Summer is soon upon us and the issue of summer reading has again raised its head in the magazines and newspapers that, in an effort to stem the tide of irrelevancy, eagerly provide a list of books that must be on our bedside table as the evenings grow longer. They promise their recommendations will allow us to get lost in the dream of the narrative (and thereby lose our interest in the mendacity and/or trauma of daily news, am I the only one to see the irony of this?).
But what is summer reading? Is it different in some appreciable way from winter reading? Lighter, less literary, more guilty pleasure? The very idea of summer reading harkens back to a time when we spent our winters struggling through the subtext of the Scarlet Letter or some other “classic” anticipating the day we would be lounging by the pool with Danielle Steel or to be more au courant, Nora Roberts. This implies that reading is work, or at least a certain kind of reading. For me, reading was never a summer occupation. It has always been a year round sport. I am as likely to read a sci-fi thriller in December as I am to delve into Faulkner in July.
Which leads me to my next question: why do we read? Is it simply to escape the reality of our daily lives, boring for some and far too dramatic for others? Or does reading fill some deeper yearning, some need to find connection, to dance across the boundaries of our souls and touch and be touched by another? There have been passages in novels and short stories that have more than moved me. They have assured me that I am not alone, that someone has felt as I have felt, someone has struggled as I have struggled, someone has desired as I have desired. If the loss of heaven is the corporeal reality of human life, then reading affords me great hope that transcendence has not been forsaken but simply postponed.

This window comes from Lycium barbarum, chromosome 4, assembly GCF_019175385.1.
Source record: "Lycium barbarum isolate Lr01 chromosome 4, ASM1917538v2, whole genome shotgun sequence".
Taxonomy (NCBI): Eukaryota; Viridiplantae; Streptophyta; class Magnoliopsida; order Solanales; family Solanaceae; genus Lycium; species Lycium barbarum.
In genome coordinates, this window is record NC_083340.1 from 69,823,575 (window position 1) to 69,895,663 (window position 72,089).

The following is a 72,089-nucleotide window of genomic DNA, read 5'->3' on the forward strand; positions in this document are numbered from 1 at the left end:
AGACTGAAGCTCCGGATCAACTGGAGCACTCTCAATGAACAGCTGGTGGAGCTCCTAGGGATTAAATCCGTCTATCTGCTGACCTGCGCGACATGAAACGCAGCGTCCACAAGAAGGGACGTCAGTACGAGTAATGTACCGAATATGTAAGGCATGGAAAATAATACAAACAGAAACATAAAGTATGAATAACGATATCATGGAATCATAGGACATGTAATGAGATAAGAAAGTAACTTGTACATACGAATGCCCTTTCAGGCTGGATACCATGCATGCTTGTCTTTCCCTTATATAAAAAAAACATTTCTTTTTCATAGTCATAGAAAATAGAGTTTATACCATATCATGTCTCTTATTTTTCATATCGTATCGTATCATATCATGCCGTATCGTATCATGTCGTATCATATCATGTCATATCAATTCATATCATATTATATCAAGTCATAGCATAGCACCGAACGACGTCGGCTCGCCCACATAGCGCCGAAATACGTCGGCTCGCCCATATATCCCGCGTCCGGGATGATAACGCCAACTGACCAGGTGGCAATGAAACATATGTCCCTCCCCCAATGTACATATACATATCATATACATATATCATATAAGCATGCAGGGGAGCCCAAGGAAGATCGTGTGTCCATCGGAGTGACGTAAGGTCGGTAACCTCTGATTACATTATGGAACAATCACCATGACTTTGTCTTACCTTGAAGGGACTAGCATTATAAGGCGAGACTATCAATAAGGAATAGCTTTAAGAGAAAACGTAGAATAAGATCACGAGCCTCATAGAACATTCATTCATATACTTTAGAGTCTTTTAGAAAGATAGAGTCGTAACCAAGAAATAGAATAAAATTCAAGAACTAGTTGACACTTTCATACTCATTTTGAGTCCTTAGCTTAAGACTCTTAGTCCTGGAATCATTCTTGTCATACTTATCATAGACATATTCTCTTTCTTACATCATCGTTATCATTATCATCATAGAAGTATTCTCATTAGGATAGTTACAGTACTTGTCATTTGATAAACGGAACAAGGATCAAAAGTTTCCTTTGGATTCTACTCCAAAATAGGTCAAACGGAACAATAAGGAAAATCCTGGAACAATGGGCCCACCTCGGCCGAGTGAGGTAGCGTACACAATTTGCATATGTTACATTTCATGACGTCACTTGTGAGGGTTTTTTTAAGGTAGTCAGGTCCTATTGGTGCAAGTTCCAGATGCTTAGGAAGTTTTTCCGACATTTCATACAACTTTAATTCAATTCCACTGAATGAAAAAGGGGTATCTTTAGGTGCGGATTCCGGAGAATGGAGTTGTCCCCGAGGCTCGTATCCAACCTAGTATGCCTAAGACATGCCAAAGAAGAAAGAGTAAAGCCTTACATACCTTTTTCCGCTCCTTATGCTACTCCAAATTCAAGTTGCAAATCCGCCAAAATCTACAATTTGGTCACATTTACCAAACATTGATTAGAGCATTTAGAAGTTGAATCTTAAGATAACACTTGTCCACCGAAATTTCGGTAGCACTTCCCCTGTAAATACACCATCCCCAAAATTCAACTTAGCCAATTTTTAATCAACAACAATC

And so, here is my list of what to read this summer, this fall, this winter and spring. Enjoy.
Short Stories (in order of preference):
“Brokeback Mountain” by Annie Proulx
“Hateship, Friendship, Courtship. Loveship, Marriage” by Alice Munro
“Bablyon Revisted” by F. Scott Fitzgerald
“Everything That Rises Must Converge” by Flannery O’Connor
“Old Boys, Old Girls” by Edward P. Jones
“Xmas, Jamaica Plain” by Melanie Rae Thon
“A Distant Episode” by Paul Bowles
“Why Don’t You Dance” by Raymond Carver
“It Wasn’t Proust” by Sam Shepard
Short Story Collections:
Gorilla, My Love by Toni Cade Bambara
Cathedral by Raymond Carver
The Shell Collector by Athony Doerr
Interpreter of Maladies by Jhumpa Lahiri
The Boat by Nam Le
Birds of America by Lorrie Moore
Runaway by Alice Munro
Enormous Changes At The Last Minute by Grace Paley
Fiction Since 1960:
(Edited from a class taught by the incomparable Cynthia Nixon)
Giovanni’s Room by James Baldwin
One Hundred Years of Solitude by Gabriel Garcia Maquez
The English Patient by Michael Ondaatje
Wide Sargasso Sea by Jean Rhys (which can’t be fully appreciated without a reread of the sister novel, Jane Eyre by Charlotte Bronte)
Housekeeping by Marilynne Robinson
Old School by Tobias Wolff
What Will I Be Reading This Summer?
Labyrinths by Jorge Luis Borges
Disgrace by J. M. Coetzee
Lolita by Vladimir Nabokov
The Periodic Table by Primo Levi
Blindness by Jose Saramago
The Road by Cormac McCarthy
The Known World by Edward P. Jones
The Things They Carried by Tim O’Brien
July’s People by Nadine Gordimer